Dental Decay

Understanding Dental Decay

Dental decay, or caries, is a result of bacterial and acid erosion of the outer tooth enamel, and is the leading cause of tooth loss in both adults and children. Plaque, a sticky film of bacteria, is the most common cause of cavities and is formed when bacteria in the mouth interact with food, drinks and saliva to produce acids that damage the enamel.

The formation of cavities can be minimized with a combination of practices such as brushing with fluoride toothpaste, flossing, routine dental visits and avoiding sugary foods. If left untreated, dental decay can significantly weaken the enamel and cause major damage to the teeth.

Symptoms of Dental Decay

The signs and symptoms of dental decay can include:

  • Toothache
  • Intense sensitivity to hot and cold
  • Visibly chipped or damaged teeth
  • Discoloration of the teeth (brown, yellow, or black spots)
  • Visible holes, or cavities, in the teeth

Preventing Dental Decay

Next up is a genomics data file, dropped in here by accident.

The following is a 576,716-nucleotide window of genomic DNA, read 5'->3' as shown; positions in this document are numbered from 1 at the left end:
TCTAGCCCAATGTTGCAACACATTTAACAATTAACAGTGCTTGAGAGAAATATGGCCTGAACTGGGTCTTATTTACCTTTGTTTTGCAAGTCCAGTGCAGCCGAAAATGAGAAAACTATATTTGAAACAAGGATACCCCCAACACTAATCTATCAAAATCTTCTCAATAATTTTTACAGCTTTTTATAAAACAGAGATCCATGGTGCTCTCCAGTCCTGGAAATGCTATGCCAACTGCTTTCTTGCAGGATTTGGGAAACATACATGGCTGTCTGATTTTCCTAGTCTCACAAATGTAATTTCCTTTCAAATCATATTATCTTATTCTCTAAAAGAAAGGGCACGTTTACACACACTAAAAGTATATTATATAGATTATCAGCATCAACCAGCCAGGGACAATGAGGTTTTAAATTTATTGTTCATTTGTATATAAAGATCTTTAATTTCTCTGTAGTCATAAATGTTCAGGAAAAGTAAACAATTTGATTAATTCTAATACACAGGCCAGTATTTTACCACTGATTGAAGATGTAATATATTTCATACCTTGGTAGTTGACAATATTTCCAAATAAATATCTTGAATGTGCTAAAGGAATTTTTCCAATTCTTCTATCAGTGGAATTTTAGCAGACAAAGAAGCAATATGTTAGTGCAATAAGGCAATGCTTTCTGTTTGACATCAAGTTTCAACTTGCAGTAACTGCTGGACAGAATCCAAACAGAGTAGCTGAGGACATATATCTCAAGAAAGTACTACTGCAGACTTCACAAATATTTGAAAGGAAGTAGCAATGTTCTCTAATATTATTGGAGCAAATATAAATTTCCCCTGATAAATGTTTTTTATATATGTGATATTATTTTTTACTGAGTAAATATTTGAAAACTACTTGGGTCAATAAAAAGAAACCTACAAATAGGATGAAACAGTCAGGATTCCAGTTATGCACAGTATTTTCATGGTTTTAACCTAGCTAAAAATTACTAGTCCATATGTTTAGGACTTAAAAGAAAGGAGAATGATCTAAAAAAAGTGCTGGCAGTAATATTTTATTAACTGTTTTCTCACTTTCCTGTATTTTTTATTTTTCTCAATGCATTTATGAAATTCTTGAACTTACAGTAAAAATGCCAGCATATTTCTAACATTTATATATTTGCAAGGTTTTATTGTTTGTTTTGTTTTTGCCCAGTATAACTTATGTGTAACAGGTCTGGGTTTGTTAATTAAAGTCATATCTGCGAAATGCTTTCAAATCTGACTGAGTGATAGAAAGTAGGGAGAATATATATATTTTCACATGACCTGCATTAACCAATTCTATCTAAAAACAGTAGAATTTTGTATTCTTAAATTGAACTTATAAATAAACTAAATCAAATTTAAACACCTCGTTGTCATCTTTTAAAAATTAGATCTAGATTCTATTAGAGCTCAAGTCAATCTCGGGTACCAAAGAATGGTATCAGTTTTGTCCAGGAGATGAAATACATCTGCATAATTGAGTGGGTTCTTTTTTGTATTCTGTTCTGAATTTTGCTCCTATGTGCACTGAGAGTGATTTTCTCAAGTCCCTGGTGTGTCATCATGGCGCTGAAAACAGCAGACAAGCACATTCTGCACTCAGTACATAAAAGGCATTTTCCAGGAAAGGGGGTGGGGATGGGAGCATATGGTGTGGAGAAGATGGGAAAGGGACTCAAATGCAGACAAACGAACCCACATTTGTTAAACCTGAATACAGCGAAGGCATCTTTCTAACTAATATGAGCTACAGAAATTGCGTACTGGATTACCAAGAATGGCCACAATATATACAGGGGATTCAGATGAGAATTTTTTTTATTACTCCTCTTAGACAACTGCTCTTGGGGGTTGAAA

In addition to brushing twice a day with fluoride toothpaste, flossing and avoiding sugary foods, there are several other ways to help prevent dental decay:

  • Drink tap water, which is treated with fluoride, to help protect your teeth
  • Visit the dentist every six months for regular check-ups and cleaning
  • Limit snacks between meals
  • Avoid sugary drinks, such as soda, juice, sports drinks, and energy drinks
  • Chewing sugar-free gum can help increase saliva production and help remove bacteria from the teeth

By taking preventive measures and practicing good oral hygiene habits, you can help reduce your risk of developing cavities. For more information on preventing dental decay, visit your dentist for a personal consultation.